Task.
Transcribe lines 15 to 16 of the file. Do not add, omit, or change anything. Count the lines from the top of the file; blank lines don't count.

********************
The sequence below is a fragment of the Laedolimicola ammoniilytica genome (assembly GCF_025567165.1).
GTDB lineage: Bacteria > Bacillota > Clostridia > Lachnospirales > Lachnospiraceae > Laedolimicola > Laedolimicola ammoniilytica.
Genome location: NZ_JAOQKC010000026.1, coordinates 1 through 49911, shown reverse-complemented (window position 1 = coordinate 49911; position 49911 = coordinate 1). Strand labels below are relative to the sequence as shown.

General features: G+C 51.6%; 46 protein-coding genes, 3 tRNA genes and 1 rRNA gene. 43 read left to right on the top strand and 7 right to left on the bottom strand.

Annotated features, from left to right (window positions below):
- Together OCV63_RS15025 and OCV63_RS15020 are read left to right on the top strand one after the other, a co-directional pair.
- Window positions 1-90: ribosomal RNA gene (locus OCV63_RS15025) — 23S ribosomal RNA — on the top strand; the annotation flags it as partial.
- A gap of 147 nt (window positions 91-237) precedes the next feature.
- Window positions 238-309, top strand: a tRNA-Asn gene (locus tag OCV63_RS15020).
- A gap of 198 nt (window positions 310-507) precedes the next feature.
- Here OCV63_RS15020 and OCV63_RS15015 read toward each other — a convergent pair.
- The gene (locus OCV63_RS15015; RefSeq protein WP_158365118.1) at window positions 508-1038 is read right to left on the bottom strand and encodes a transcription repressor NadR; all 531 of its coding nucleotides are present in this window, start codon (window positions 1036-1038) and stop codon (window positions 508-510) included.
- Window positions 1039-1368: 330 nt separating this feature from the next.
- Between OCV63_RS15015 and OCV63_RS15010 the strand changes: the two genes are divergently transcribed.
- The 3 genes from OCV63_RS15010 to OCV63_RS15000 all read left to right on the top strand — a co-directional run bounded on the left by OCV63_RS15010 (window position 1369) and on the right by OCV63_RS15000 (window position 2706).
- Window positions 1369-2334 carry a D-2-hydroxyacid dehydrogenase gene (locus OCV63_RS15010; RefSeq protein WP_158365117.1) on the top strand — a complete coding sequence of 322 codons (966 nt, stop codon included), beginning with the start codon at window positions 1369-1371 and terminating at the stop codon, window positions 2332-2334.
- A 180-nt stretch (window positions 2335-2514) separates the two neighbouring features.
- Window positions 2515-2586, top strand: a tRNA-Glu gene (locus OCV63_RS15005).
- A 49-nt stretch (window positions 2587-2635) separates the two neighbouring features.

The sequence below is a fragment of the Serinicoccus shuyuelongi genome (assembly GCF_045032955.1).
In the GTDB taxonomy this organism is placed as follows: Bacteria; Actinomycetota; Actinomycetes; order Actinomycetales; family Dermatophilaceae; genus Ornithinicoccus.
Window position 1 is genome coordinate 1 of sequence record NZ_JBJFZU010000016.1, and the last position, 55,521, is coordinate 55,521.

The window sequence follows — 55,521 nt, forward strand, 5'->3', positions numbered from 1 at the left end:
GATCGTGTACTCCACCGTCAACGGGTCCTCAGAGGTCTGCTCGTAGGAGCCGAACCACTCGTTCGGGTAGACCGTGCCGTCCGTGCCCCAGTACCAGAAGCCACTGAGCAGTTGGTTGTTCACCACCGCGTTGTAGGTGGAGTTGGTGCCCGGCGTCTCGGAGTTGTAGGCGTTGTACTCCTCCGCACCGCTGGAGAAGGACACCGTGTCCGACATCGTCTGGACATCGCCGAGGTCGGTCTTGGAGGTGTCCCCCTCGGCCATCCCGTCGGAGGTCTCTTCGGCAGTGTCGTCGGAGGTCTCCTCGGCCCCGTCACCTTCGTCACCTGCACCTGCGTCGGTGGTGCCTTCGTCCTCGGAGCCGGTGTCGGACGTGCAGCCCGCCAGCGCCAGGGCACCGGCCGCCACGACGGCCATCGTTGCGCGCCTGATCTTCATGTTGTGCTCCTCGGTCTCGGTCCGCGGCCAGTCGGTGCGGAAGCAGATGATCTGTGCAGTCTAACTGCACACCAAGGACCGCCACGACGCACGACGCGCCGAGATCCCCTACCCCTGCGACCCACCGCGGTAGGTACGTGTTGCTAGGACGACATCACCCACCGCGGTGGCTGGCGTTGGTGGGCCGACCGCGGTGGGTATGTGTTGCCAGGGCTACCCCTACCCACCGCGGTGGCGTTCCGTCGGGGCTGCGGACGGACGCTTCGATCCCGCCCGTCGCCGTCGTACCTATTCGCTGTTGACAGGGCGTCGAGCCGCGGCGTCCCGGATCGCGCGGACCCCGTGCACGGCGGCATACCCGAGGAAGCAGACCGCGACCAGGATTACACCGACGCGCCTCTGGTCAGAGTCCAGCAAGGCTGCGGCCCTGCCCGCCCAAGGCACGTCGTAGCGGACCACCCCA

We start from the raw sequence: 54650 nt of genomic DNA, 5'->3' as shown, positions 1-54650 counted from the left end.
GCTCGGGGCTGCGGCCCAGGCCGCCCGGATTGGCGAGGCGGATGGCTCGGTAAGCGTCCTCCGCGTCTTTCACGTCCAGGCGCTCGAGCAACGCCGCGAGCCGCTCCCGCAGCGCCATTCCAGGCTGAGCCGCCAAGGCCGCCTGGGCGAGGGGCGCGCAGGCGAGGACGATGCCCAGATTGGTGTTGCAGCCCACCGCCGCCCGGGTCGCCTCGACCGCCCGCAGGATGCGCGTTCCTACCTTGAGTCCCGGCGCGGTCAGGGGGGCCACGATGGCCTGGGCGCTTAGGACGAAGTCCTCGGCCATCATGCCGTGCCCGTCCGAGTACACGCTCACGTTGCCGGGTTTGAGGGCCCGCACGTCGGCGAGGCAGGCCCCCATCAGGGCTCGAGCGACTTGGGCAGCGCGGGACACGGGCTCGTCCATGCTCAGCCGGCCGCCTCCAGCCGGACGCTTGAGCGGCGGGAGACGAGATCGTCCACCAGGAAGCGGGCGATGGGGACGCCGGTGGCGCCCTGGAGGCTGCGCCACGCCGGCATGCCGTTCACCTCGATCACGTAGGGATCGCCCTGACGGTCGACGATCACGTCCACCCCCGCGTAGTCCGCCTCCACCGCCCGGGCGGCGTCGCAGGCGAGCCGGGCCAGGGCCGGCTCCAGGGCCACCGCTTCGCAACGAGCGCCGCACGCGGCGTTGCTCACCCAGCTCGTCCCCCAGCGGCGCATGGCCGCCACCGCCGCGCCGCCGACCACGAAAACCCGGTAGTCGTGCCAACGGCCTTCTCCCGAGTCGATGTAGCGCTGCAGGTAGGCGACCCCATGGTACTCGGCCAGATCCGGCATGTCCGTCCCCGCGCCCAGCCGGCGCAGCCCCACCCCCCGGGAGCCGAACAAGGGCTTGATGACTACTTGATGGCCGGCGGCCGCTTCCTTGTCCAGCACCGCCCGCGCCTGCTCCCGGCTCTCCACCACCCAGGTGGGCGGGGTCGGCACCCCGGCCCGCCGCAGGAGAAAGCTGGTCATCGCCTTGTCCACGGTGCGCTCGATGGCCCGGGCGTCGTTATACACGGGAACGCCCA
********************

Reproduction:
- The 3 genes from OCV63_RS15010 to OCV63_RS15000 all read left to right on the top strand — a co-directional run bounded on the left by OCV63_RS15010 (window position 1369) and on the right by OCV63_RS15000 (window position 2706).
- Window positions 1369-2334 carry a D-2-hydroxyacid dehydrogenase gene (locus OCV63_RS15010; RefSeq protein WP_158365117.1) on the top strand — a complete coding sequence of 322 codons (966 nt, stop codon included), beginning with the start codon at window positions 1369-1371 and terminating at the stop codon, window positions 2332-2334.